Dissertation, St. Andrews (2010)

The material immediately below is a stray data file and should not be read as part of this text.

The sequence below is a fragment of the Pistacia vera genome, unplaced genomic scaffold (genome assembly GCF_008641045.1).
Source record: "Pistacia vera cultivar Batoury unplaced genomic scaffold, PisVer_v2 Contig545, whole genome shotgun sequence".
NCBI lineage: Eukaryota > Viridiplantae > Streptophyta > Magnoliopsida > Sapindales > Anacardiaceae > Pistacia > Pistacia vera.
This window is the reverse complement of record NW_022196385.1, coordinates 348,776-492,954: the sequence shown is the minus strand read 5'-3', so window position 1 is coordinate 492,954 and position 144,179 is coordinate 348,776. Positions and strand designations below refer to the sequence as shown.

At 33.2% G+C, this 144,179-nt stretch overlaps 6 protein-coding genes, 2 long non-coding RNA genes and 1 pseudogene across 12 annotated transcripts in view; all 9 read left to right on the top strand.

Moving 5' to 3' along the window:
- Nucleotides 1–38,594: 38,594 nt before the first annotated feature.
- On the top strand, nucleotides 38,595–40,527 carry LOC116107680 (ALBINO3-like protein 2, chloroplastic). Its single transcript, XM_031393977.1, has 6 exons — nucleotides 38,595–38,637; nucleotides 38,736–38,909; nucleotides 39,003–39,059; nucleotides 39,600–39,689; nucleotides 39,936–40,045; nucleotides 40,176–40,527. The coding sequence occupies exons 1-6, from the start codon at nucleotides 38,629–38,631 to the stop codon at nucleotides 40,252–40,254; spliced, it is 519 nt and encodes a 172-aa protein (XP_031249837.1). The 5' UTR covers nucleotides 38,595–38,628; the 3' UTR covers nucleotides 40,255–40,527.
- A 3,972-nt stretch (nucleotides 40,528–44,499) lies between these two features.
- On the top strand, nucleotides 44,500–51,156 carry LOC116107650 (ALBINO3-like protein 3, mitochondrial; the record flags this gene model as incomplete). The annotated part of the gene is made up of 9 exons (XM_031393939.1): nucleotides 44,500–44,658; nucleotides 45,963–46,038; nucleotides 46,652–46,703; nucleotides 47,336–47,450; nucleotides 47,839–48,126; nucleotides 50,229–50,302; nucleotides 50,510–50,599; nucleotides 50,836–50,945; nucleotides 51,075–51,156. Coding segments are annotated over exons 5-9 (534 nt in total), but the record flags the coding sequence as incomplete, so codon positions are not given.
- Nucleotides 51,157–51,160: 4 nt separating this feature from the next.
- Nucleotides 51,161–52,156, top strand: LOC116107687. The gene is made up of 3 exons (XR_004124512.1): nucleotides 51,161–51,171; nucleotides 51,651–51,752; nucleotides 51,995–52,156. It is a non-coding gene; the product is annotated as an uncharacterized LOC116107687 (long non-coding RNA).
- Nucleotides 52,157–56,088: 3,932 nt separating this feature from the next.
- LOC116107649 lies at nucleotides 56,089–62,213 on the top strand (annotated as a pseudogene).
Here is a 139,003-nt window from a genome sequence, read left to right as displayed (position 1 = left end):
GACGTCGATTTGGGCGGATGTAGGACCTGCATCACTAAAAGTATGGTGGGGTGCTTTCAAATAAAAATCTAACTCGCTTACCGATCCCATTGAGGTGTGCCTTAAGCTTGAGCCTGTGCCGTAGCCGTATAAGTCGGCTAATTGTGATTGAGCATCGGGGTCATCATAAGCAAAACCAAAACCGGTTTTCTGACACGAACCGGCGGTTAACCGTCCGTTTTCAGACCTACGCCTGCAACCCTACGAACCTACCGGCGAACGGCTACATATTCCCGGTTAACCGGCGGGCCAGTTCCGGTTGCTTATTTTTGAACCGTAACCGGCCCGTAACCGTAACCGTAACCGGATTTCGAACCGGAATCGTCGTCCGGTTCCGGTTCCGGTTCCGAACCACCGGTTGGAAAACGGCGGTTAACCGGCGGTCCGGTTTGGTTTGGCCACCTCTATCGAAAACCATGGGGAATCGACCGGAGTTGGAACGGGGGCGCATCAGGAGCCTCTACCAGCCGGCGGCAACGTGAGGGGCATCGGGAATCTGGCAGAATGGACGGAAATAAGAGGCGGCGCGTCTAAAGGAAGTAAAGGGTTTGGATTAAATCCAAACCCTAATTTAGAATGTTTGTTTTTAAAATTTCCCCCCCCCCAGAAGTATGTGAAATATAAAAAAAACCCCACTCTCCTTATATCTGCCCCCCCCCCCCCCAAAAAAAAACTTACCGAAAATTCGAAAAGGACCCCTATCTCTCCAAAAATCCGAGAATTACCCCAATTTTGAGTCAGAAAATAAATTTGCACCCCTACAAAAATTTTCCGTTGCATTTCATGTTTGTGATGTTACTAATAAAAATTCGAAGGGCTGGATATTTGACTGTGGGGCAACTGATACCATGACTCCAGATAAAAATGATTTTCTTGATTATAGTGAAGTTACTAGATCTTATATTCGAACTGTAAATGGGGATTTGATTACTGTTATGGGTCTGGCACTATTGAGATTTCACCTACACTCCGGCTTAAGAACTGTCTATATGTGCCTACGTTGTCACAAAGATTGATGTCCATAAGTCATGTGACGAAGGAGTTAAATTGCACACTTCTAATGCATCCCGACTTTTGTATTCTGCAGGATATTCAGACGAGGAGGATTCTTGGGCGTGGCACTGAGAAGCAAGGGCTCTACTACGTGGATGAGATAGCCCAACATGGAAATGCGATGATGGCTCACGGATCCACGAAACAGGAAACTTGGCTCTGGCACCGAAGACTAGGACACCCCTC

This thesis consists of four essays and an introduction dedicated to two main topics: indexicality and presupposition. The first essay is concerned with an alleged problem for the standard treatment of indexicals on which their linguistic meanings are functions from context to content. Since most indexicals have their content settled, on an occasion of use, by the speaker’s intentions, some authors have argued that this standard picture is inadequate. By demonstrating that intentions can be seen as a parameter of the kind of context that characters operate on, these arguments are rejected. In addition, it is argued that a more recent, variable-based framework is naturally interpreted as an intention-sensitive semantics. The second essay is devoted to the phenomenon of descriptive uses of indexicals on which such an expression seems to contribute, not its standard reference as determined by its character, but a property to the interpretation. An argument that singular readings of the cases in question are incoherent is shown to be incorrect, and an approach to descriptive readings is developed on which they arise from e-type uses akin to other well known cases. Further, descriptive readings of the relevant kind are seen to arise only in the presence of adverbs of quantification, and all sentences in which such an adverb takes scope over an indexical are claimed to be ambiguous between a referential and an e-type reading. The third essay discusses a version of the variable analysis of pronouns on which their descriptive meanings are relegated to the so-called phi-features – person, gender and number. In turn, the phi-features are here seen as triggering semantic presuppositions that place constraints on the definedness of pronouns, and ultimately of sentences in which they appear. It is argued that the descriptive information contributed by the phi-features diverges radically from presuppositional information of both semantic and pragmatic varieties on several dimensions of comparison, and instead the main role of the phi-features is seen to be that of guiding hearers’ attempts to ascertain the speaker’s intentions. The fourth essay addresses an issue concerning the treatment of presuppositions in dynamic semantics. Representing a semantic treatment of pragmatic presuppositions, the dynamic framework is shown to incorrectly regard conversational infelicity as sufficient for semantic undefinedness, given the standard way of defining truth in terms of context change. Further, it is shown that a proposal for a solution fail to make correct predictions for epistemic modals. A novel framework is developed on which context change potentials act on contexts that have more structure than the contexts usually countenanced by dynamic semantics, and it is shown that this framework derives truth from context change while making correct predictions for both presuppositions and modals.